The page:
Now, as some have raised some questions about this following part, I have some serious questions as well!
I am building a small two place airplane in my garage and I use basically the same techniques and the same materials at the Boeing does.
My airplane, just like the Boeing is of aluminum 6061-T6 monocoque construction riveted together with aircraft grade rivets.
Now, you have to realize that airplane aluminum sheets are very light and flimsy when not riveted together but it is the way they are folded, placed
and riveted together that gives them great strenght for minimum weight.
So just imagine for a second that you have a sheet on aluminum foil stappled to a 2x4 piece of wood for a second.
Now, pull on that sheet of aluminum and see what happens.
The aluminum foil will likely rip at the stappled locations and create large dimples and large wrinkles were the stapples were.
However, this part shown above seems to have been drilled out of it's location, the rivet holes seen all over the part show no stress and the part is
often ripped completely around the rivets while the rivet locations are left undamaged.
You see, every time you drill a sheet of aluminum or every time you scratch that sheet, you create what is called a stress riser.
When exposed to stress, that part will most likely break or tear at it's weakest location, namely where the stress risers are.
Let's zoom in on a specific part of that debris here:
Now, look closely as there has been a rip going all around the rivet locations, the rivets were gently lifted out of theri holes or the rivet head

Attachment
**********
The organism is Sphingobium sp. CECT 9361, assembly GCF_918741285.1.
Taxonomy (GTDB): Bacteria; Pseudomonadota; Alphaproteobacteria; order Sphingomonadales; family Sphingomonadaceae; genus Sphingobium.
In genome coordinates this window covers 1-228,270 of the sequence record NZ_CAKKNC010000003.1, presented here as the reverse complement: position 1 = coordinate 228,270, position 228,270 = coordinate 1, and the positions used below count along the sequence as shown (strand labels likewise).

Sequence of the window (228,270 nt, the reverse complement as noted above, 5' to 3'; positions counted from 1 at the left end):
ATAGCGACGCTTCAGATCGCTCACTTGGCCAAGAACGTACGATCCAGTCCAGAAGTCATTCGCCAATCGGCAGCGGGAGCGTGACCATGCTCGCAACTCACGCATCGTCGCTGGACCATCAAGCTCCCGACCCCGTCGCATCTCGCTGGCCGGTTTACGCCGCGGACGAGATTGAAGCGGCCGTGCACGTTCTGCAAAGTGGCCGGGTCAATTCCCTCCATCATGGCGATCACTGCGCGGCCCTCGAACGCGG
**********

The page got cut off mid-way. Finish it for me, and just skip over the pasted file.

were torn out without damaging the area around the holes.
Do you see what I mean?
If you do the same with a sheet of aluminum foil stappled to a 2x4, as you pull on the sheet to remove it, the stappled part will either rip and
remain on the 2x4 or there will be severe damage done to the sheet where the stapples were.
Just do this yourself at home:
Stapple a piece of aluminum to a piece of wood and try to remove the sheet without severely damaging the sheet where the stapples are located - it
just can't be done.
Now, look at the next zoomed in rivet locations:
Here again, the rivet holes are not even dented around!
It is obvious to me that this debris was not ripped off it's location by some explosive force but it was drilled out and planted there on the
Still, there are literraly 40 or 50 different rivet locations that were completely undamaged as this part was taken off the aircraft.
You might say that the force of the explosion was so brutal and sudden that this is exactly why those rivet holes were left undamaged.
But if the explosion was so powerful, can you explain to me why that part looks completely free of suet and it appears to not have been exposed to any
sort of heat or fire damage?
And again, why is it that this part was found later but it can't be seen anywhere on the following picture taken almost immediately after the first
fire trucks arrived?
See any parts on this lawn?
Where is that big ass part seen later on?
Guees, I can't see any aircraft debris here, can you?
There are other debris which look very suspicious to me and I will get into those later on .... stay tuned!
Same Pepe channel, same Pepe time!